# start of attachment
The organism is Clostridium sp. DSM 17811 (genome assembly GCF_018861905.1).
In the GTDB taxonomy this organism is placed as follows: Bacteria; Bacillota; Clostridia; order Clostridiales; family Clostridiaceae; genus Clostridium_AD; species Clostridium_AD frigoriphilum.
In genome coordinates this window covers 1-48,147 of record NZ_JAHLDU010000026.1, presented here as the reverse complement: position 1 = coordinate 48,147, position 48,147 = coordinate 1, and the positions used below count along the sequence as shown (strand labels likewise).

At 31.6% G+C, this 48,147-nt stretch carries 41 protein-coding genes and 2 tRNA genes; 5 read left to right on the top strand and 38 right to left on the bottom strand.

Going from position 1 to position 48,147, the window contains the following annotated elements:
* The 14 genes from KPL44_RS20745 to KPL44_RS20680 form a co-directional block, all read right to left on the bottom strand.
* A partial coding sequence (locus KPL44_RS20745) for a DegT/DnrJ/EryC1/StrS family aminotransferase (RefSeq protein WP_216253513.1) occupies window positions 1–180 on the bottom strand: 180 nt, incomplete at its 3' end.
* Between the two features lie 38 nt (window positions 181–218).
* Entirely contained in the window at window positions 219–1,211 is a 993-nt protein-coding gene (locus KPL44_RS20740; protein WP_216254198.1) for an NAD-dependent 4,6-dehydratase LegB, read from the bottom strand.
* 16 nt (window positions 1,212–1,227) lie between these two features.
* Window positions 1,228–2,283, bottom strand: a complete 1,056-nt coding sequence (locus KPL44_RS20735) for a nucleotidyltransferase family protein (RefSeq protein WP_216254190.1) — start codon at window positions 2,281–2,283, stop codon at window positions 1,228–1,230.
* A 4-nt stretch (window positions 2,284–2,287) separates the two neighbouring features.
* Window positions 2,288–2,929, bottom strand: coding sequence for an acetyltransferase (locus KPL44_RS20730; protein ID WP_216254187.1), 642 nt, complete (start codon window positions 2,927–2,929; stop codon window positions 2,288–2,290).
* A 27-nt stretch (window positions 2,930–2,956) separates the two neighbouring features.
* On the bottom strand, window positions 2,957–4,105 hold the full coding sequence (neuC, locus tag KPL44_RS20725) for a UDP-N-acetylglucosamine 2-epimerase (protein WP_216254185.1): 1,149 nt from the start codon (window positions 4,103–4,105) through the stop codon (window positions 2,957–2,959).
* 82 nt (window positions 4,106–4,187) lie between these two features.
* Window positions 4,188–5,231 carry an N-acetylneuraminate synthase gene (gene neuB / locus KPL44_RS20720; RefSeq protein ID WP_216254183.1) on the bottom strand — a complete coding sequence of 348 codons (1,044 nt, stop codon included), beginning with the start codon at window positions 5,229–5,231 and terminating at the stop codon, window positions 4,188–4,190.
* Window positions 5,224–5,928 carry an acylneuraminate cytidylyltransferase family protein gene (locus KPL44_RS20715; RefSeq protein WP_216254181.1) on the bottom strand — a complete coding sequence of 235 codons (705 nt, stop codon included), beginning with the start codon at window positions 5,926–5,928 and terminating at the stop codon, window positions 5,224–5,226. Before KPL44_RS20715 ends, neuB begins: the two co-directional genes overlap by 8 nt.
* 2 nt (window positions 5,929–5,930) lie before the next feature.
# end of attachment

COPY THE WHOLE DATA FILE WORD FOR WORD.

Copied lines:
The organism is Clostridium sp. DSM 17811 (genome assembly GCF_018861905.1).
In the GTDB taxonomy this organism is placed as follows: Bacteria; Bacillota; Clostridia; order Clostridiales; family Clostridiaceae; genus Clostridium_AD; species Clostridium_AD frigoriphilum.
In genome coordinates this window covers 1-48,147 of record NZ_JAHLDU010000026.1, presented here as the reverse complement: position 1 = coordinate 48,147, position 48,147 = coordinate 1, and the positions used below count along the sequence as shown (strand labels likewise).

At 31.6% G+C, this 48,147-nt stretch carries 41 protein-coding genes and 2 tRNA genes; 5 read left to right on the top strand and 38 right to left on the bottom strand.

Going from position 1 to position 48,147, the window contains the following annotated elements:
* The 14 genes from KPL44_RS20745 to KPL44_RS20680 form a co-directional block, all read right to left on the bottom strand.
* A partial coding sequence (locus KPL44_RS20745) for a DegT/DnrJ/EryC1/StrS family aminotransferase (RefSeq protein WP_216253513.1) occupies window positions 1–180 on the bottom strand: 180 nt, incomplete at its 3' end.
* Between the two features lie 38 nt (window positions 181–218).
* Entirely contained in the window at window positions 219–1,211 is a 993-nt protein-coding gene (locus KPL44_RS20740; protein WP_216254198.1) for an NAD-dependent 4,6-dehydratase LegB, read from the bottom strand.
* 16 nt (window positions 1,212–1,227) lie between these two features.
* Window positions 1,228–2,283, bottom strand: a complete 1,056-nt coding sequence (locus KPL44_RS20735) for a nucleotidyltransferase family protein (RefSeq protein WP_216254190.1) — start codon at window positions 2,281–2,283, stop codon at window positions 1,228–1,230.
* A 4-nt stretch (window positions 2,284–2,287) separates the two neighbouring features.
* Window positions 2,288–2,929, bottom strand: coding sequence for an acetyltransferase (locus KPL44_RS20730; protein ID WP_216254187.1), 642 nt, complete (start codon window positions 2,927–2,929; stop codon window positions 2,288–2,290).
* A 27-nt stretch (window positions 2,930–2,956) separates the two neighbouring features.
* On the bottom strand, window positions 2,957–4,105 hold the full coding sequence (neuC, locus tag KPL44_RS20725) for a UDP-N-acetylglucosamine 2-epimerase (protein WP_216254185.1): 1,149 nt from the start codon (window positions 4,103–4,105) through the stop codon (window positions 2,957–2,959).
* 82 nt (window positions 4,106–4,187) lie between these two features.
* Window positions 4,188–5,231 carry an N-acetylneuraminate synthase gene (gene neuB / locus KPL44_RS20720; RefSeq protein ID WP_216254183.1) on the bottom strand — a complete coding sequence of 348 codons (1,044 nt, stop codon included), beginning with the start codon at window positions 5,229–5,231 and terminating at the stop codon, window positions 4,188–4,190.
* Window positions 5,224–5,928 carry an acylneuraminate cytidylyltransferase family protein gene (locus KPL44_RS20715; RefSeq protein WP_216254181.1) on the bottom strand — a complete coding sequence of 235 codons (705 nt, stop codon included), beginning with the start codon at window positions 5,926–5,928 and terminating at the stop codon, window positions 5,224–5,226. Before KPL44_RS20715 ends, neuB begins: the two co-directional genes overlap by 8 nt.
* 2 nt (window positions 5,929–5,930) lie before the next feature.